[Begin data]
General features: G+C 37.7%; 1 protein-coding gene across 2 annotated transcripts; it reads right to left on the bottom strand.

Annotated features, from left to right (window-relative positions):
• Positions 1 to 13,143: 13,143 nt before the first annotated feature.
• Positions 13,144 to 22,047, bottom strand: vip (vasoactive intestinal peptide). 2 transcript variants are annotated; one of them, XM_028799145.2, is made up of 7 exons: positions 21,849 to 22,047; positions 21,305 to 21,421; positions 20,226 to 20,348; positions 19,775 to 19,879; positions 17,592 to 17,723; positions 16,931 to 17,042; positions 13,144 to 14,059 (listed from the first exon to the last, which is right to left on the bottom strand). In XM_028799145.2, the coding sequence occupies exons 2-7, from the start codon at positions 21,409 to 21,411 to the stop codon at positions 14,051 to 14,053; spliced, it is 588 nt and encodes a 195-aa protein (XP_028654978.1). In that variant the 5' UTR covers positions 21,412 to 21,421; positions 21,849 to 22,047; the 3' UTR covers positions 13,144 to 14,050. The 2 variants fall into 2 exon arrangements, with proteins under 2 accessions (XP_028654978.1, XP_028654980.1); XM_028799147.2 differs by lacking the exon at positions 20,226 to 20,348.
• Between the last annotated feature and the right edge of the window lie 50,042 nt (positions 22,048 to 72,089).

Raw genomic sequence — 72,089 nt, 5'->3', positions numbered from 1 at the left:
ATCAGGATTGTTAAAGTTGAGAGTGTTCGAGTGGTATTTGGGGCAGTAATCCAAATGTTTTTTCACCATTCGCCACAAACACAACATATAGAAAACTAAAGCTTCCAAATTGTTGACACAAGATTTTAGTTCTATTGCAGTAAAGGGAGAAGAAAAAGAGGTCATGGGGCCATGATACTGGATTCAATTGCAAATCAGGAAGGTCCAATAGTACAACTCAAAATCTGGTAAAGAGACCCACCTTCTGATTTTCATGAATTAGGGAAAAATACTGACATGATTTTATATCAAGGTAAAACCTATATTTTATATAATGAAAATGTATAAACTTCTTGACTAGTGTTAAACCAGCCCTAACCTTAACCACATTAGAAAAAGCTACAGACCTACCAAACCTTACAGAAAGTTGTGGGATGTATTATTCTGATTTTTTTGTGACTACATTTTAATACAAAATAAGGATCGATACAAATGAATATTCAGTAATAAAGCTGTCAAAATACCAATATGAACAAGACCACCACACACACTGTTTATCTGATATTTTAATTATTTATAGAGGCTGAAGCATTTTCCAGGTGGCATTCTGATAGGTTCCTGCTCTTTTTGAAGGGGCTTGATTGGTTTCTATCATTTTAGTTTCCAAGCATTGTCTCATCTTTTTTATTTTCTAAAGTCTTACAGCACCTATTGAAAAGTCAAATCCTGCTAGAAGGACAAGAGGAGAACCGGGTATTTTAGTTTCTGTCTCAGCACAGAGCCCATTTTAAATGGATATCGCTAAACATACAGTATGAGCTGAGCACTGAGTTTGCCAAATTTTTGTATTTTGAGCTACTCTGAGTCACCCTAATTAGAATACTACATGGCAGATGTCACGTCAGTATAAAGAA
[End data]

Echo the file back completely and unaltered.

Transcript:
General features: G+C 37.7%; 1 protein-coding gene across 2 annotated transcripts; it reads right to left on the bottom strand.

Annotated features, from left to right (window-relative positions):
• Positions 1 to 13,143: 13,143 nt before the first annotated feature.
• Positions 13,144 to 22,047, bottom strand: vip (vasoactive intestinal peptide). 2 transcript variants are annotated; one of them, XM_028799145.2, is made up of 7 exons: positions 21,849 to 22,047; positions 21,305 to 21,421; positions 20,226 to 20,348; positions 19,775 to 19,879; positions 17,592 to 17,723; positions 16,931 to 17,042; positions 13,144 to 14,059 (listed from the first exon to the last, which is right to left on the bottom strand). In XM_028799145.2, the coding sequence occupies exons 2-7, from the start codon at positions 21,409 to 21,411 to the stop codon at positions 14,051 to 14,053; spliced, it is 588 nt and encodes a 195-aa protein (XP_028654978.1). In that variant the 5' UTR covers positions 21,412 to 21,421; positions 21,849 to 22,047; the 3' UTR covers positions 13,144 to 14,050. The 2 variants fall into 2 exon arrangements, with proteins under 2 accessions (XP_028654978.1, XP_028654980.1); XM_028799147.2 differs by lacking the exon at positions 20,226 to 20,348.
• Between the last annotated feature and the right edge of the window lie 50,042 nt (positions 22,048 to 72,089).

Raw genomic sequence — 72,089 nt, 5'->3', positions numbered from 1 at the left:
ATCAGGATTGTTAAAGTTGAGAGTGTTCGAGTGGTATTTGGGGCAGTAATCCAAATGTTTTTTCACCATTCGCCACAAACACAACATATAGAAAACTAAAGCTTCCAAATTGTTGACACAAGATTTTAGTTCTATTGCAGTAAAGGGAGAAGAAAAAGAGGTCATGGGGCCATGATACTGGATTCAATTGCAAATCAGGAAGGTCCAATAGTACAACTCAAAATCTGGTAAAGAGACCCACCTTCTGATTTTCATGAATTAGGGAAAAATACTGACATGATTTTATATCAAGGTAAAACCTATATTTTATATAATGAAAATGTATAAACTTCTTGACTAGTGTTAAACCAGCCCTAACCTTAACCACATTAGAAAAAGCTACAGACCTACCAAACCTTACAGAAAGTTGTGGGATGTATTATTCTGATTTTTTTGTGACTACATTTTAATACAAAATAAGGATCGATACAAATGAATATTCAGTAATAAAGCTGTCAAAATACCAATATGAACAAGACCACCACACACACTGTTTATCTGATATTTTAATTATTTATAGAGGCTGAAGCATTTTCCAGGTGGCATTCTGATAGGTTCCTGCTCTTTTTGAAGGGGCTTGATTGGTTTCTATCATTTTAGTTTCCAAGCATTGTCTCATCTTTTTTATTTTCTAAAGTCTTACAGCACCTATTGAAAAGTCAAATCCTGCTAGAAGGACAAGAGGAGAACCGGGTATTTTAGTTTCTGTCTCAGCACAGAGCCCATTTTAAATGGATATCGCTAAACATACAGTATGAGCTGAGCACTGAGTTTGCCAAATTTTTGTATTTTGAGCTACTCTGAGTCACCCTAATTAGAATACTACATGGCAGATGTCACGTCAGTATAAAGAA